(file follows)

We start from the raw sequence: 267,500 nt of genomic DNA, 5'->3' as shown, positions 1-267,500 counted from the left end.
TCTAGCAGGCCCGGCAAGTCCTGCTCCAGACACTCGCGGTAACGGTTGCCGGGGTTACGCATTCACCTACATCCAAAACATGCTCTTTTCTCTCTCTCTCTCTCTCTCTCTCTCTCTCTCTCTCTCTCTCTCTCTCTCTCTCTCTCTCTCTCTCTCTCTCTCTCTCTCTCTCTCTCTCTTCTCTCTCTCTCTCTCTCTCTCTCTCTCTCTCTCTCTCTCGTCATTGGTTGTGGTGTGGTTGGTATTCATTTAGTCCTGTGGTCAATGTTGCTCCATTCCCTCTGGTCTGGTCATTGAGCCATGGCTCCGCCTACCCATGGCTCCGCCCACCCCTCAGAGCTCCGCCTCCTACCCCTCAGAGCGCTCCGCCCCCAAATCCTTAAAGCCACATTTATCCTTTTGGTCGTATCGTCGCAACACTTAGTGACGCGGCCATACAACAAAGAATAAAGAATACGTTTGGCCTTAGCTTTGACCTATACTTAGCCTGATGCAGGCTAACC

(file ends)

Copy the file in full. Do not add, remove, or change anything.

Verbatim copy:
We start from the raw sequence: 267,500 nt of genomic DNA, 5'->3' as shown, positions 1-267,500 counted from the left end.
TCTAGCAGGCCCGGCAAGTCCTGCTCCAGACACTCGCGGTAACGGTTGCCGGGGTTACGCATTCACCTACATCCAAAACATGCTCTTTTCTCTCTCTCTCTCTCTCTCTCTCTCTCTCTCTCTCTCTCTCTCTCTCTCTCTCTCTCTCTCTCTCTCTCTCTCTCTCTCTCTCTCTCTCTTCTCTCTCTCTCTCTCTCTCTCTCTCTCTCTCTCTCTCTCGTCATTGGTTGTGGTGTGGTTGGTATTCATTTAGTCCTGTGGTCAATGTTGCTCCATTCCCTCTGGTCTGGTCATTGAGCCATGGCTCCGCCTACCCATGGCTCCGCCCACCCCTCAGAGCTCCGCCTCCTACCCCTCAGAGCGCTCCGCCCCCAAATCCTTAAAGCCACATTTATCCTTTTGGTCGTATCGTCGCAACACTTAGTGACGCGGCCATACAACAAAGAATAAAGAATACGTTTGGCCTTAGCTTTGACCTATACTTAGCCTGATGCAGGCTAACC